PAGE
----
Executive standing with money flying around him

4 Reasons Mega Grants Are Problematic

March 03, 2022

In my blog about Elon Musk’s sales, I noted that the massive tax bill resulting from mega grants is yet another reason not to grant them. Some of you might be wondering what the other reasons are.

What Are Mega Grants?

Mega grants are exceptionally large grants that are issued to executives. They are typically the size of what would normally be several years’ worth of grants. A memo from Pearl Meyer notes that mega grants typically have the following characteristics:

  • A grant date value of more than 10 times the executive’s salary.
  • Represent a significant percent of common shares outstanding (e.g., 3% to 12% or more of common stock outstanding).
  • Represent several years’ worth of equity awards, with the expectation that no further equity awards will be issued to the recipient during this time period.
  • Extended vesting/performance periods, often seven to ten years.

Don’t Do That! Reasons Mega Grants Are Problematic

We’ve never been a fan of mega grants here at the NASPP. Here are some of the reasons they are problematic (in addition to the aforementioned tax bill).

1. Too Much Compensation Tied to a Single Price Point

If the stock increases in value, mega grants are excessive and can result in overcompensation. If the stock declines in value, the return delivered (and the executive’s perceived value) is not commensurate with the expense that the company recognizes for the award. This is especially true if granted in the form of stock options that end up underwater, but even restricted stock/units are wasteful in that the company recognizes an expense that could be several times higher than the benefit paid out to the executive.

In the past, some mega grants ultimately ended up so worthless that executives surrendered them for no compensation. Unfortunately, surrendering the grants doesn’t give the company a do-over on the expense—it all stays on the books.

Smaller grants at more frequent intervals are considerably less risky for both the company and executives.

2. Executives Have Short Memories

Let me tell you a story. In 2000, Apple granted then CEO Steve Jobs an option to purchase 20 million shares. At the time, it was one of the largest options that had ever been granted and represented 44% of the total options Apple granted that year. A little over a year later, Apple issued Jobs another option, this time for 7.5 million shares.

Why two such large grants in quick succession. According to testimony given by Jobs, the second grant was because he felt neglected by the board. Essentially, his feelings were hurt that he hadn’t gotten another grant when all the other Apple execs were getting grants. This despite the fact that he had received a record-breaking grant just a year ago.

Even though mega grants are intended to compensate executives for a multi-year period, executives have short memories. A few years in, they are going to be wondering why they haven’t gotten any grants lately.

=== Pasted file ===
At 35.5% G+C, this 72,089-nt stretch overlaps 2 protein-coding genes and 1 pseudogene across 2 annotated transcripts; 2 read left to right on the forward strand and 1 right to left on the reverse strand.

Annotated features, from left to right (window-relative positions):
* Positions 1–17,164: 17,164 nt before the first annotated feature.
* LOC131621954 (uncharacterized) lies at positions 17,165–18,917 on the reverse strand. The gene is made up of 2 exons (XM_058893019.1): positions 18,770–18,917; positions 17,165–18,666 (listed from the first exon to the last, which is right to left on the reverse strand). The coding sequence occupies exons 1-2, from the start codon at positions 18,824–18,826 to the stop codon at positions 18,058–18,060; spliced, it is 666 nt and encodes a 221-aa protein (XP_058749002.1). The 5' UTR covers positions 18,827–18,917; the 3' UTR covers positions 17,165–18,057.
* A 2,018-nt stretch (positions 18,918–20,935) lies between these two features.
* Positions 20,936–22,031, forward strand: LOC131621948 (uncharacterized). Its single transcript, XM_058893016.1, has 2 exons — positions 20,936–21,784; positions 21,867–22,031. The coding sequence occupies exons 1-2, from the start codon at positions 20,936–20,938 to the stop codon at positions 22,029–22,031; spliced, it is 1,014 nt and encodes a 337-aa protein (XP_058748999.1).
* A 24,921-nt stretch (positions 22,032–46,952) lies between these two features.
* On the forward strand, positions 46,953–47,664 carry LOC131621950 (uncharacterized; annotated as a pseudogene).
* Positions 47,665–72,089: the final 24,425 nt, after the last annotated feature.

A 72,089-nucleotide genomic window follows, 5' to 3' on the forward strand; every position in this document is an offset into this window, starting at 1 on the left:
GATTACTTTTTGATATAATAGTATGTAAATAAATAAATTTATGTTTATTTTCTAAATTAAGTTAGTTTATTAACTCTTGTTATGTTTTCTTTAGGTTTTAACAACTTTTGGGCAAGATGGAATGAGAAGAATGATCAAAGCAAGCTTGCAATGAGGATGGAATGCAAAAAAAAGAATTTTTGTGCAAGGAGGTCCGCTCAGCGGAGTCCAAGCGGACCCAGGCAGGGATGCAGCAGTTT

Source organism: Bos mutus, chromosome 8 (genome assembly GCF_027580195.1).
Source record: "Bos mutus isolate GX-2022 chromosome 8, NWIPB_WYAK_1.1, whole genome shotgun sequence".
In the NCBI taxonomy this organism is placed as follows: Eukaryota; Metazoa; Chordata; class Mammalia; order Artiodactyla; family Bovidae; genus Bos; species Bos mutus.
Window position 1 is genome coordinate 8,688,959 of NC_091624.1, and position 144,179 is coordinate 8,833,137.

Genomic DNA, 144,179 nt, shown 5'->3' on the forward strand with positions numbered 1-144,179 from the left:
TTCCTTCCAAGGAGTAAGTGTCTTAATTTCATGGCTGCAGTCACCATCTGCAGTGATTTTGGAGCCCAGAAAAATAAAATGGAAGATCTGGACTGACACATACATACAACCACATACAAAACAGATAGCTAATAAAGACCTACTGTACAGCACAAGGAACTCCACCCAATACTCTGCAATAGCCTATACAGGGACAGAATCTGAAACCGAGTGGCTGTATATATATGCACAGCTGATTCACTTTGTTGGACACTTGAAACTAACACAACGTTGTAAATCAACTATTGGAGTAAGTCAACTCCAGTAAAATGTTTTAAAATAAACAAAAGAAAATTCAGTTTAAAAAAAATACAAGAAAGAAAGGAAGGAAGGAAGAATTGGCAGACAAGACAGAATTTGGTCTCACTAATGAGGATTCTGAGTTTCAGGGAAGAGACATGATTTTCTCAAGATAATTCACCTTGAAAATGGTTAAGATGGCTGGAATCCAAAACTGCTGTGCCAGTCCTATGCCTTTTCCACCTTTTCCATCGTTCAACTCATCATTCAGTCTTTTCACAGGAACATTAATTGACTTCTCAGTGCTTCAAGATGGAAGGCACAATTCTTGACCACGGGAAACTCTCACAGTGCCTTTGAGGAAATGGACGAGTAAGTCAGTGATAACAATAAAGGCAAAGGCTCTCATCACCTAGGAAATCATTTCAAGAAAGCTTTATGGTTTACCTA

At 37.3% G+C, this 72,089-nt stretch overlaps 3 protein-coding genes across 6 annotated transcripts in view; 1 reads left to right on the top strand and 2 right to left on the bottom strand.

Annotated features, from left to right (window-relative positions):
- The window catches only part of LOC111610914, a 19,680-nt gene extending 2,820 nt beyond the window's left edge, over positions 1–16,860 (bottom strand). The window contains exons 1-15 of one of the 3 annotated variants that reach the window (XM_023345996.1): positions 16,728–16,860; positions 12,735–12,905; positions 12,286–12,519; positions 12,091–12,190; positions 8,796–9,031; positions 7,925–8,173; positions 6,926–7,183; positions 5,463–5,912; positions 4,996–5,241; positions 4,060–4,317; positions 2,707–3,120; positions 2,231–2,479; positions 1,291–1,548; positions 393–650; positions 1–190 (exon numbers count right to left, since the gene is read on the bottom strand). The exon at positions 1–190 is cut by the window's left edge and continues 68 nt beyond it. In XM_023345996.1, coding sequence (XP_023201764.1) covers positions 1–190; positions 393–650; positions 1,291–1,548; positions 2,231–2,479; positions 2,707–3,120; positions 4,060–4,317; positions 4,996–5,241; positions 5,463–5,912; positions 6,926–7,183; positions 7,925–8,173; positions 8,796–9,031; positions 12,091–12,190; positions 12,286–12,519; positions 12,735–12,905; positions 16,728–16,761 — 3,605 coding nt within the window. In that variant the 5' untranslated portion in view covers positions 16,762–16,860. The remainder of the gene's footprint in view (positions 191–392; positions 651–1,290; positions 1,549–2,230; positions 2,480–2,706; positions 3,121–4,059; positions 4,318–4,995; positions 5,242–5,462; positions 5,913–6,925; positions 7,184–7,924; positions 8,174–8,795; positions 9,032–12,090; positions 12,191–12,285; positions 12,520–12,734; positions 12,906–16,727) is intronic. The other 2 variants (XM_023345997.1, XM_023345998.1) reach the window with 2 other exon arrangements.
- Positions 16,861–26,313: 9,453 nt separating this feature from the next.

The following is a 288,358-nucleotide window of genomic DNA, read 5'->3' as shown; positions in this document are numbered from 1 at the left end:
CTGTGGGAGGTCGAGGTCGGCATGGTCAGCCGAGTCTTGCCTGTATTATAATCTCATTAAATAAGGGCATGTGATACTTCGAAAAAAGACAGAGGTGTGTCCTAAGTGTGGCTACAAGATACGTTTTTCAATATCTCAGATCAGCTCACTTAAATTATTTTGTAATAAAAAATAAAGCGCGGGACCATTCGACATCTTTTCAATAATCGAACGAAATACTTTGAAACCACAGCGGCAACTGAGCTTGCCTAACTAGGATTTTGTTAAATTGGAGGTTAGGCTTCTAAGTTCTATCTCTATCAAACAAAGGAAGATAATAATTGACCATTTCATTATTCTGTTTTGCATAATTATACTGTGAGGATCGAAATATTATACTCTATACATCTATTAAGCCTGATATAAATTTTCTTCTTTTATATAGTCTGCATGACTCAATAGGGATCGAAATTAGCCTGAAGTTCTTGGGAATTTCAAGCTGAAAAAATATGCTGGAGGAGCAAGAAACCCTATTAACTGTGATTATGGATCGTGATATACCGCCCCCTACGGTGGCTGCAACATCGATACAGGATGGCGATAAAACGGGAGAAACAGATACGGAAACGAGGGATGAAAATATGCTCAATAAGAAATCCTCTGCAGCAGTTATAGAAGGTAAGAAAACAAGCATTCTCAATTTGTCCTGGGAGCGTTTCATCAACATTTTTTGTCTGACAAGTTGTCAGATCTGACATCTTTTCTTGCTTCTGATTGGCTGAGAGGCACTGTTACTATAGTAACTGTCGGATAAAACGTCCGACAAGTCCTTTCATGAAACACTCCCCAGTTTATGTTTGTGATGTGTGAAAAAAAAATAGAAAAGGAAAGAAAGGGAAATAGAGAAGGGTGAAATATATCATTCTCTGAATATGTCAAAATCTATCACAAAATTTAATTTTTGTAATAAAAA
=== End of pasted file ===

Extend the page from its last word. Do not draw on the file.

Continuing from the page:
3. The Best Laid Plans…

Here’s another story. In 2012, Tesla granted CEO Elon Musk an option to purchase 5 million shares. The option vested in ten tranches, each contingent on a market and operational metric. With ten tranches the grant might have been expected to compensate Musk over a period of around ten years. Instead, just six years in, nine of the ten tranches had vested and Tesla’s board was faced with the need to grant Musk another option.

Grants that are intended to last several years sometimes don’t.

4. Mega Grants Beget More Mega Grants

Oh, and that follow-up grant issued to Musk in 2018? That was an option to purchase over 20 million shares. Because one big problem with mega grants is that once executives receive them, they want their future grants to be even bigger. No one thinks their grants should be getting smaller.

And this expectation can be contagious. In the tradition of his predecessor, Apple CEO Tim Cook has also received some very sizable grants (most recently an RSU worth over $80 million).

A Few Other Considerations

In his memo, Robert James of Pearl Meyer discusses some important considerations for mega grants:

  • There can be such a thing as too much pay-for-performance. Mega grants tied to operational metrics can be risky because it’s hard to set operational goals for a seven to ten-year time horizon.
  • Dilution is concern, as well as the impact of the grant on proxy advisor pay-for-performance alignment assessments.

[If it’s significantly above market—and it almost certainly will be—prepare to defend the rationale in the proxy, to investors, and even to ISS and Glass Lewis to reduce the likelihood of an “Against” say-on-pay recommendation/vote.]

Consultants at Aon weigh in with their own memo on considerations for mega grants (which they refer to as “Special Executive Transformational Grants”). Some of their recommendations:

  • The award’s value should be expressed as a percentage of the value that will be created for shareholders.
  • Consider requiring executives to forego other compensation during the performance period of the award.
  • Shareholder approval may be necessary for awards of this size. Even if not required, consider seeking approval to mitigate the risk of shareholder litigation.
  • Consider imposing a post-vesting holding period on the awards.

  • Barbara Baksa
    By Barbara Baksa

    Executive Director